Why leftovers aren't over yet?

The “Fight against Food Waste”, everyone thinks it’s great. But not necessarily super sexy…. Certainly, it has its day (coming up October 16th), its websites -with super creepy graphics- and its heroes of the leftover stew. Yet, since it had a re-looking as “Zero Waste”, it’s a whole nother subject ! Much more glamorous. As an example, take “Freegans”…these militants who go through the trashcans of wasteful western societies, and cook huge festive and collective meals. Very honorable, especially if you like to sing “stop ruining the mother planet” around a campfire ! But when this super alt movement becomes Freegan Pony, a delicious veggie restaurant (functioning exclusively on what’s left unsold at Rungis, the Parisian wholesale produce market) , there we’re up for it. It was created in 2015 in a squat. Now, it is perfectly legal and has expanded with neat “residences”. It’s located at “Génie d’Alex” right now, under the bridge Alexandre III, the pop-up place everyone’s talking about. At the Palais de Tokyo, in Paris too, Les Grands Verres, big media darling of the moment, is communicating to the maximum their no-waste spirit. Le Futiloscope didn’t notice anything special on the menu, except maybe the croutons on the Fattoush salade—super trendy, croutons right now,—and aquafaba (the cooking water from the garbanzo beans) in a cocktail. But they wash the floors with all the unused drinking water…

Much crazier are the Anglo-Saxons who advocate for No Waste Pop-ups from the American chef Dan Barber are rampantly snobby. In 2015 in New York, at the Blue Hill (his other restaurant), some of the Happy Few were able to taste fried ray wing cartilage and hamburgers made from the residue of a juice bar. All this toasted with flat champagne …In London, on the rooftop of Selfridge’s, at the beginning of 2017, there was a “Kale Tree” fiesta (a kale plant gone to seed) and fish and chips made from fish heads.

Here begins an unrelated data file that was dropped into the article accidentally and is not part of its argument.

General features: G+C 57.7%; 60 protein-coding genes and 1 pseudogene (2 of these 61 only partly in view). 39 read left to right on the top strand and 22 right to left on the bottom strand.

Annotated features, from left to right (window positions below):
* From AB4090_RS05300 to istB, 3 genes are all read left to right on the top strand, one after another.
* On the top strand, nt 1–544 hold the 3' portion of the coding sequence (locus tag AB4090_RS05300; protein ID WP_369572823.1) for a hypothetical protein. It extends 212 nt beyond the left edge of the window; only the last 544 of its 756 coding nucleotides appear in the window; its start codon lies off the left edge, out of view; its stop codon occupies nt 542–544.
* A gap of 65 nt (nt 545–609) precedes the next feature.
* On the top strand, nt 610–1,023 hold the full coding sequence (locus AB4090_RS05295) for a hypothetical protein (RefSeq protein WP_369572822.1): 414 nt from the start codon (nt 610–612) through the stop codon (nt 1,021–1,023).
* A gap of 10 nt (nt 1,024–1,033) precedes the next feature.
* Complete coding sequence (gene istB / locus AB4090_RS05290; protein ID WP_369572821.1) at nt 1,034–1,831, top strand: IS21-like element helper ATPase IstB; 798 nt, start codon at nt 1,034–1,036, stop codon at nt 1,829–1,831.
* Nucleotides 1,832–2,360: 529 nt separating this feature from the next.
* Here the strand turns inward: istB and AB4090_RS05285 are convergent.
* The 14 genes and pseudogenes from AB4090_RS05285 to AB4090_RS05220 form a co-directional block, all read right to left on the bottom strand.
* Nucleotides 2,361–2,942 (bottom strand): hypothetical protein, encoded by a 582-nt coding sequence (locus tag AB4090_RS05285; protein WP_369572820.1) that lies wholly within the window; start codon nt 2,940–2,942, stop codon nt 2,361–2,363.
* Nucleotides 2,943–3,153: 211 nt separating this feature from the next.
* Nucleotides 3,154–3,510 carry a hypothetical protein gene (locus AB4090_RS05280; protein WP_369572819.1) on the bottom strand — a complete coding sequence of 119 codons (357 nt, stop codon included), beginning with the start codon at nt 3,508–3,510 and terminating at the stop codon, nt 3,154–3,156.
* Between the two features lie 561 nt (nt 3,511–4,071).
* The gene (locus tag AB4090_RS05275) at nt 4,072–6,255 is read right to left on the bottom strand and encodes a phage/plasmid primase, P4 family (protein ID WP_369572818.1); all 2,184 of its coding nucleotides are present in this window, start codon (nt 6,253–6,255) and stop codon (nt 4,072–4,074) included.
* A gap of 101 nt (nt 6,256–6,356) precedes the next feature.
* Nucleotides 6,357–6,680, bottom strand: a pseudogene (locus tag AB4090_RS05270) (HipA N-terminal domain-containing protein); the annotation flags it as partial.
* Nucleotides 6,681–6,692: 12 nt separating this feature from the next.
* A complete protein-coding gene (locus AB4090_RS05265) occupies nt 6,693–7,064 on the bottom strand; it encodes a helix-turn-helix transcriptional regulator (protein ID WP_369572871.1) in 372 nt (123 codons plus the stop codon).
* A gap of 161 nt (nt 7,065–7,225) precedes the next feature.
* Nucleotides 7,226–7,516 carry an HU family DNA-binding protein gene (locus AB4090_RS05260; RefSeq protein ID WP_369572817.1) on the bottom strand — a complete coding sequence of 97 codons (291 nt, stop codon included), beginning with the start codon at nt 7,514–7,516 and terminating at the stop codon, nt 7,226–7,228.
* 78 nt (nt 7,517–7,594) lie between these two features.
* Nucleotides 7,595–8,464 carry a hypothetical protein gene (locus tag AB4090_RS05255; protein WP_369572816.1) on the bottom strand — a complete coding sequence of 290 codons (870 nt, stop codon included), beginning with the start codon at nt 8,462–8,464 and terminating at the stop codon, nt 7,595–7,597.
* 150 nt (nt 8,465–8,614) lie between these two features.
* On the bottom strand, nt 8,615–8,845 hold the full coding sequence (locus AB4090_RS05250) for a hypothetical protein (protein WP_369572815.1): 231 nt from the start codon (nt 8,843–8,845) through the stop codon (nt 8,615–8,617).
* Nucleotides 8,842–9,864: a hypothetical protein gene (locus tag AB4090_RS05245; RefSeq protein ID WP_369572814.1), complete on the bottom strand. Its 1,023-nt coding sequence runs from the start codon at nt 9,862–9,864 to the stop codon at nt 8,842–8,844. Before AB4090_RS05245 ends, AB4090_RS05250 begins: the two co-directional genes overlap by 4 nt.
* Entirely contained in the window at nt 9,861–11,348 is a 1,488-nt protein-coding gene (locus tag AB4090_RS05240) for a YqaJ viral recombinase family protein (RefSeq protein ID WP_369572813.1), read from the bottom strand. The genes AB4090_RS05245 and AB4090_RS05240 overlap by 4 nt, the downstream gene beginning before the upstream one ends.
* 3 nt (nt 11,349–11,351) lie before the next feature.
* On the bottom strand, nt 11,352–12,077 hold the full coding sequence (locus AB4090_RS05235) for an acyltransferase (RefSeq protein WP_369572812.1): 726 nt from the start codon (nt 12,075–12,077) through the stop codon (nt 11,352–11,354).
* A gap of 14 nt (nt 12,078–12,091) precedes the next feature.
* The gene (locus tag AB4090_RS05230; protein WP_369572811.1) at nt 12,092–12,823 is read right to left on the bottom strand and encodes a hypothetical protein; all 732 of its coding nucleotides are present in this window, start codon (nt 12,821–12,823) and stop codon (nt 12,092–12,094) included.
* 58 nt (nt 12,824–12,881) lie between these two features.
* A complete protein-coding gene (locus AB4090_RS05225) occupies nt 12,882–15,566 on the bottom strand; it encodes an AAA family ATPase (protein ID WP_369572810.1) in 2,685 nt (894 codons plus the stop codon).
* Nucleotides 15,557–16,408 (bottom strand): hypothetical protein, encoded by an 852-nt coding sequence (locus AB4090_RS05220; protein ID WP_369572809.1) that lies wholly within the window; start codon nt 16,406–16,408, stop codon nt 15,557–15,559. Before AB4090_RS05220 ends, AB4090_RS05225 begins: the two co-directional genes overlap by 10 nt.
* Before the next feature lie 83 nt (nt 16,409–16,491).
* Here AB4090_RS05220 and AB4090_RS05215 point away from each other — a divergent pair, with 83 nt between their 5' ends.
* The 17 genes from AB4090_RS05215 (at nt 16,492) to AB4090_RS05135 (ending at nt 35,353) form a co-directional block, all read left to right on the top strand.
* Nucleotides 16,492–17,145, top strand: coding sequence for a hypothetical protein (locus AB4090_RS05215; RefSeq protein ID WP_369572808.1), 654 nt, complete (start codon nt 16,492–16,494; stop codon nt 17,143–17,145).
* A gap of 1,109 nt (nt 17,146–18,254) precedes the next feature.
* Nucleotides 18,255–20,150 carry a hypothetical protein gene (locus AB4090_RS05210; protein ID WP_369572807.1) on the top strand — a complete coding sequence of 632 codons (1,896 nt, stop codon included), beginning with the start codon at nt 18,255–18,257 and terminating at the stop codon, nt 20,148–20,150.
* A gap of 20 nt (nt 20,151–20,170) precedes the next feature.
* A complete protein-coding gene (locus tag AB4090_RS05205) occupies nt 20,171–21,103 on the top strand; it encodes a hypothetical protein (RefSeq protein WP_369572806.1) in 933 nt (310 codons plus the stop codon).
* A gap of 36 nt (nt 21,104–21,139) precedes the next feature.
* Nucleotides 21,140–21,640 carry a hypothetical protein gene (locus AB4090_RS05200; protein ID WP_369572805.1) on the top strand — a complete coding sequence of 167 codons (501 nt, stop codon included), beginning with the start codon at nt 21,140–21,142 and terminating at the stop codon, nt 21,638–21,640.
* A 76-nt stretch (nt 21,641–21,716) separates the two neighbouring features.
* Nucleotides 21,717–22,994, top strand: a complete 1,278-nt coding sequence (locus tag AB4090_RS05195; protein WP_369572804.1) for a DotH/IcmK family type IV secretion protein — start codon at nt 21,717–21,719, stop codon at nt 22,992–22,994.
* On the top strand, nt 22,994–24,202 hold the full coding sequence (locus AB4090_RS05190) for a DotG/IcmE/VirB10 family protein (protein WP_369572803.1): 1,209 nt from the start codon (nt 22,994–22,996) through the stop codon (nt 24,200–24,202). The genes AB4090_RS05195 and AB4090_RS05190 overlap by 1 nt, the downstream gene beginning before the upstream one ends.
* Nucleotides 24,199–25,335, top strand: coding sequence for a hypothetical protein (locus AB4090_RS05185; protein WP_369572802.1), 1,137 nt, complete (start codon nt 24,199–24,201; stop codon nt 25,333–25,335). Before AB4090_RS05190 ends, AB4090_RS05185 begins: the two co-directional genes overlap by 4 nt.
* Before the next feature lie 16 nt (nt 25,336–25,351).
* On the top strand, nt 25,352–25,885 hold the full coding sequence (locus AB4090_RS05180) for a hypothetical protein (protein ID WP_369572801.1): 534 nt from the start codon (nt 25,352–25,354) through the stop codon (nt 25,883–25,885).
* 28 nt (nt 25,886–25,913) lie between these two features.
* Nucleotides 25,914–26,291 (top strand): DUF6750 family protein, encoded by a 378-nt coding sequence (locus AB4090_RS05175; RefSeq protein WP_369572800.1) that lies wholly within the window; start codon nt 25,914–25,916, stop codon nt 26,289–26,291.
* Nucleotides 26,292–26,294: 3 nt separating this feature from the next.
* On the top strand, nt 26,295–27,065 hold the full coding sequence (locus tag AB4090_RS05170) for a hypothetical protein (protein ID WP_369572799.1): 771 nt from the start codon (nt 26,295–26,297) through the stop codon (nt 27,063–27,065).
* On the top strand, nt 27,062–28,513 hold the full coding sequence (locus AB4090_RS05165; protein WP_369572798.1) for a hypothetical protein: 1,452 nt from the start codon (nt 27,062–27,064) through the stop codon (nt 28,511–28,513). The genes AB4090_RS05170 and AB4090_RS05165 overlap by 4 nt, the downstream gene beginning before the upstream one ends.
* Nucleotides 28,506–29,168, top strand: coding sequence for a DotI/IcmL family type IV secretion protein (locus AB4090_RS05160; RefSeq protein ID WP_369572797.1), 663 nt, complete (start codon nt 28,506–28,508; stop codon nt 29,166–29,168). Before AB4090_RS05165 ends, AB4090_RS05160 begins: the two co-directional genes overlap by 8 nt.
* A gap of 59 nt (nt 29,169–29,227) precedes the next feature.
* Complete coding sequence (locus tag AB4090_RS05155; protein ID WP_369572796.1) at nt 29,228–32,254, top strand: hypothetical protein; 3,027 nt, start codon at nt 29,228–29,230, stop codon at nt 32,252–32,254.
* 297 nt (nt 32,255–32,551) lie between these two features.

And in real life ? In France, trendy initiatives proliferate. The column “Gâchis Parmentier "  in the magazine Oui ( from La Ruche qui dit Oui, The Food Assembly in US ) ) shares the cult recipes of its readers. Grocery stores like Maison Pos swish their unsold leftovers into compote. And people are even starting to drink cascara, a new drink made from the scraps of the coffee harvest…

Cooking leftovers, scraps, floppy and ugly vegetables is definitely the DIY of the moment. Last week in Paris, Le Futiloscope even went to a workshop organized by Tupperware (store it in the Tupp, its the beginning of No Waste, right?). We learned to recycle the trimmings of a fennel bulb , and cook the flanks and the tail of a cod. And what about snacking on a tempura of leek rootlets with your aperitif? So be it.
But you could also download Too Good to Go (in France, UK, Germany) or Food for All (to be launched soon in NYC ), two apps that lets you buy all the unsold leftovers of the restos/caterers/pastry shops in the neighborhood…It would be a good start.

Photo WastED London